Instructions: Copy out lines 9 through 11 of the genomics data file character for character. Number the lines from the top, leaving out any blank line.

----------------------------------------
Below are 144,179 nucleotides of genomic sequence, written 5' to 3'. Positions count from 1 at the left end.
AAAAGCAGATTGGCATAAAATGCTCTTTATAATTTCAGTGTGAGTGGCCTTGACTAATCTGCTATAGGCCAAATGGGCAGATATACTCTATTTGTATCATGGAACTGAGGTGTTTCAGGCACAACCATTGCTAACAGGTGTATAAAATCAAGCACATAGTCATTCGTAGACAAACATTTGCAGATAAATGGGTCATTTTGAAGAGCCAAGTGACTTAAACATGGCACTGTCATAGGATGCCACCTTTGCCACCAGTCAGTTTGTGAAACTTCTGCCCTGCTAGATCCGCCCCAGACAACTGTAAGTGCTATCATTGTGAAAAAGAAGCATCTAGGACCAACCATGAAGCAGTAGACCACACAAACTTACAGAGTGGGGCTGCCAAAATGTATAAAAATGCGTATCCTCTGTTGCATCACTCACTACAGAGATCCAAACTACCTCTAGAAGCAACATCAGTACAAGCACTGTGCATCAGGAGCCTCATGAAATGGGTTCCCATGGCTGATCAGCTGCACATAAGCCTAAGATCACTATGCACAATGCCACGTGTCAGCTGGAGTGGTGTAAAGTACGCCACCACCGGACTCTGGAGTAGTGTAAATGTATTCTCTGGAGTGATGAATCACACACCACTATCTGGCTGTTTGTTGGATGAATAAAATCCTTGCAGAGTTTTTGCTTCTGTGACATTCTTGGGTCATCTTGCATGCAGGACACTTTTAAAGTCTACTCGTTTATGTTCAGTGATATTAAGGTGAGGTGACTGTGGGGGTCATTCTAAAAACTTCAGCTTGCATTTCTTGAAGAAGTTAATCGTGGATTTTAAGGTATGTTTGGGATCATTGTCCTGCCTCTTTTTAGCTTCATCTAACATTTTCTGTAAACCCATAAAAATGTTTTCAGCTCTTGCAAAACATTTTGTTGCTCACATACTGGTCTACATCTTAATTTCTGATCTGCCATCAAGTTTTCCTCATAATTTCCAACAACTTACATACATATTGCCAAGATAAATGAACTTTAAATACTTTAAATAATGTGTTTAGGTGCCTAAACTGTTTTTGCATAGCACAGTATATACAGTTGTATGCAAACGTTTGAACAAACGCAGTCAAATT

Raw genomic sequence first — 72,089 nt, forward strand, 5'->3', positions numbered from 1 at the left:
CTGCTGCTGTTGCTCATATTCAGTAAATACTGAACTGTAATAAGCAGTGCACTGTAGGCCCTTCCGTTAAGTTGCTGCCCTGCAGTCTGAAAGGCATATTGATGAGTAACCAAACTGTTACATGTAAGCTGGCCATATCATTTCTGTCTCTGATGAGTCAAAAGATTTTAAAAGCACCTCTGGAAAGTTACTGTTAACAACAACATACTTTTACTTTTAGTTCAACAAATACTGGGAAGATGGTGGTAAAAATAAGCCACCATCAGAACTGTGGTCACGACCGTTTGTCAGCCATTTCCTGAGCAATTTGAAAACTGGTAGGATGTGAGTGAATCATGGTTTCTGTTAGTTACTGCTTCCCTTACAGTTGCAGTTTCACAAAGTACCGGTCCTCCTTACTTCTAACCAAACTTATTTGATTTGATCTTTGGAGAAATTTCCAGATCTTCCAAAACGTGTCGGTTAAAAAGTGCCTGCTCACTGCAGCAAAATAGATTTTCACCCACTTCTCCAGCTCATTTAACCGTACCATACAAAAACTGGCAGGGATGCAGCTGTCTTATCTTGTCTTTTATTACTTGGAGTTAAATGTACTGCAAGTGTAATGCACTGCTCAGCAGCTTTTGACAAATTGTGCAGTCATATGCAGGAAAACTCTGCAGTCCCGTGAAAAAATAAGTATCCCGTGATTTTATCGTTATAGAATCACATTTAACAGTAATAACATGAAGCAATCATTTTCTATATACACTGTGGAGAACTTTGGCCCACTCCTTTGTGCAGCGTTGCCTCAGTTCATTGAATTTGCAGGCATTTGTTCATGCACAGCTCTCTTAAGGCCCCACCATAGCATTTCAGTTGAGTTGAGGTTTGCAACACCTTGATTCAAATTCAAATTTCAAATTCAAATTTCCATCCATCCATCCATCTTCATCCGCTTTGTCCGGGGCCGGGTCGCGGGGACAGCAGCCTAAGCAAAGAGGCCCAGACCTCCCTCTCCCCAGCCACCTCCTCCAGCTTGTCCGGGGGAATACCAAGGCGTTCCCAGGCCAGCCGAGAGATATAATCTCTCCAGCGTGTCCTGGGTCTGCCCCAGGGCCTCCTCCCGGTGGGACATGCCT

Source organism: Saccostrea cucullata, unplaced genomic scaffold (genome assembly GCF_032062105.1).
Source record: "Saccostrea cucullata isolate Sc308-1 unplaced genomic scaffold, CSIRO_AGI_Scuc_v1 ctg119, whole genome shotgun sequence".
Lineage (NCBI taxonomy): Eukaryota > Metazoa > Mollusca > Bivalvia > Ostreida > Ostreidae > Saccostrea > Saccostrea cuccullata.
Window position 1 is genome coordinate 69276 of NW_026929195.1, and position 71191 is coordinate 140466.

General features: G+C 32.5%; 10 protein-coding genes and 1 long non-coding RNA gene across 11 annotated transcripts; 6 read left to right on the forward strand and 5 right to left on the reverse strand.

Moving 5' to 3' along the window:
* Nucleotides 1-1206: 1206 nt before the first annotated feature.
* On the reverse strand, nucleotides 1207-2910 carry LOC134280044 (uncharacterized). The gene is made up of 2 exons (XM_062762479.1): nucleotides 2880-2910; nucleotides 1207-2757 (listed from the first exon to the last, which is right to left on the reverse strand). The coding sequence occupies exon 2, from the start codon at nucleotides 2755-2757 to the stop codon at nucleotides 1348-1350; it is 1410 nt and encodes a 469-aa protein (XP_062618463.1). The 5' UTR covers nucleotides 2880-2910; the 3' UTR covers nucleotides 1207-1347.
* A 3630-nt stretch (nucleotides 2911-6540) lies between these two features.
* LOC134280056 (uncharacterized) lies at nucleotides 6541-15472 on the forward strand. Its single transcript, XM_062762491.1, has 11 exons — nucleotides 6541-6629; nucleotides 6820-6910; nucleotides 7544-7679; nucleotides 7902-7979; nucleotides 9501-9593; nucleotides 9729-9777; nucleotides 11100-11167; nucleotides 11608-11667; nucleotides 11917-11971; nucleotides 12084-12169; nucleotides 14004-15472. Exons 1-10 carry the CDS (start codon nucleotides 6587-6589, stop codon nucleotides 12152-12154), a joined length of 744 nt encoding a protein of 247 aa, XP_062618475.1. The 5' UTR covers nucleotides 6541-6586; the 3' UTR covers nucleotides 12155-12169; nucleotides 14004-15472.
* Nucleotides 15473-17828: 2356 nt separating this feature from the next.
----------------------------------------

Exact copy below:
General features: G+C 32.5%; 10 protein-coding genes and 1 long non-coding RNA gene across 11 annotated transcripts; 6 read left to right on the forward strand and 5 right to left on the reverse strand.

Moving 5' to 3' along the window:
* Nucleotides 1-1206: 1206 nt before the first annotated feature.